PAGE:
A Note from the Programmer

As we head toward winter, the film landscape enters its awards corridor with distributors big and small platforming their features worthy of Oscar, BAFTA, BIFA attention. One of the best performing films at King Street this past January was Charlotte Wells’ Aftersun, a big winner at the BIFAs in December 2022 with seven awards, including Best Film and Best Director for newcomer Wells.

This year, following the resumption of regular production after a protracted period of inactivity, we’re able to start bringing these films to audiences earlier. I’m proud to be able to bring BFI London Film Festival darlings like Garth Davis’ Foe, Martin Scorsese’s Killers of the Flower Moon and David Fincher’s The Killer to King Street in November. Following those up with Justine Triet’s Palme d’Or winning Anatomy of a Fall and Todd Haynes’ May December - both of which had their world premieres at the 76th Cannes Film Festival in May - and Ridley Scott’s ambitious Napoleon in December. Add to the mix Emerald Fennell’s psychological thriller - and biting satire of aristocracy - Saltburn and Bradley Cooper’s much anticipated exploration of the life of Leonard Bernstein and his wife, Felicia Montealegre, Maestro, and we find the twilight months of 2023 brimming with extraordinary films.

King Street also continues its growing repertory programme in late October with classics from the likes of John Berry (Claudine) and Jules Dassin (Uptight), and Halloween staples such as George A. Romero’s Night of the Living Dead, Tobe Hooper’s The Texas Chain Saw Massacre, Tim Burton’s Beetlejuice and William Friedkin’s The Exorcist in a new reissue marking its 50th anniversary.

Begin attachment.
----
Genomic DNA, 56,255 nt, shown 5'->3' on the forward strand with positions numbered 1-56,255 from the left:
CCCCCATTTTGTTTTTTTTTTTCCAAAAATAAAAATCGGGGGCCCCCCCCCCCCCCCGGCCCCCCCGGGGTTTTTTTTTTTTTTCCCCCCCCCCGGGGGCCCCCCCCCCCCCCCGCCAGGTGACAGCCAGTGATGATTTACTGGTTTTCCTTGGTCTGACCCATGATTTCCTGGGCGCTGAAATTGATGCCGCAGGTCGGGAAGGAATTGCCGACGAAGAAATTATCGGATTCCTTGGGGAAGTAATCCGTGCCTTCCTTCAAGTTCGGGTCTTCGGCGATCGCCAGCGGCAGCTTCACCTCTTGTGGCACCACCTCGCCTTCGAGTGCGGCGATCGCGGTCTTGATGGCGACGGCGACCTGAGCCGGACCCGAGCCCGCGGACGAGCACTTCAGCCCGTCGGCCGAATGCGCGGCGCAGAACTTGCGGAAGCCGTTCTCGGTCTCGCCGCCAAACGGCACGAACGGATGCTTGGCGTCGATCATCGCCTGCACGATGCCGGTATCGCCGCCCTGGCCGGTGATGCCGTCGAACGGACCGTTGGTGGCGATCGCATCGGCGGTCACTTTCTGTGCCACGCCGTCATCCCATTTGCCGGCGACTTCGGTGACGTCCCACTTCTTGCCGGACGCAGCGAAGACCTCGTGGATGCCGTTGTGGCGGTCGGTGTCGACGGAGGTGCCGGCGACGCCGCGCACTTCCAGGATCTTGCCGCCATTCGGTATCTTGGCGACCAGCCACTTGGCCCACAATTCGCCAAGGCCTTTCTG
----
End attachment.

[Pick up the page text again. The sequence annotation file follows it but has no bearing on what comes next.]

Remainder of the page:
Rep titles continue in November with the commencement of our retrospective programme exploring the films of Michael Powell and Emeric Pressburger with a new 4K restoration of I Know Where I’m Going!, and reissues of A Matter of Life and Death and The Red Shoes, another performance of Stanley Kubrick’s 2001: A Space Odyssey, two performances of the late Horace Ové's Pressure newly restored in 4K, and screenings of Ridley Scott’s Blade Runner (in its Final Cut iteration) and Alien.

Selecting films for what is essentially a single screen cinema can prove a challenge, especially when confronted with such an abundance of good films (having seen all of these I can personally attest to that), but that’s a good challenge to have. The real trick comes in offering as many performances as possible for patrons to see most of these. There’s no quick solution to that one - seven day operations are an expensive proposition and until King Street finds its continued financial sure footing, an elusive one. So, while our landlord is incredibly gracious in granting an overspill in hours from time to time, performances remain - a week here and there notwithstanding - constrained by those four days.

As we approach the beginning of a new year, though, I am - as is the entire King Street team - immensely thankful to the audiences who have continued to return week on week, to the audiences who are discovering King Street for the first time and to our funding partners, sponsors, distribution partners and donors. Without you the screens stay dark, the seats stay empty and the popcorn cold. And I’m delighted to say that the number of regular visitors has continued to grow, more than doubling since December 2021. So as we look ahead to January's releases of Sofia Coppola's Priscilla, Yorgos Lanthimos' Poor Things, Michael Mann's Ferarri and Alexander Payne's The Holdovers, I am more confident than ever in a bright future for independent cinema.

Dan, Programmer & Managing Director, King Street Cinema

Still from The Holdovers, © 2023 Universal Pictures.

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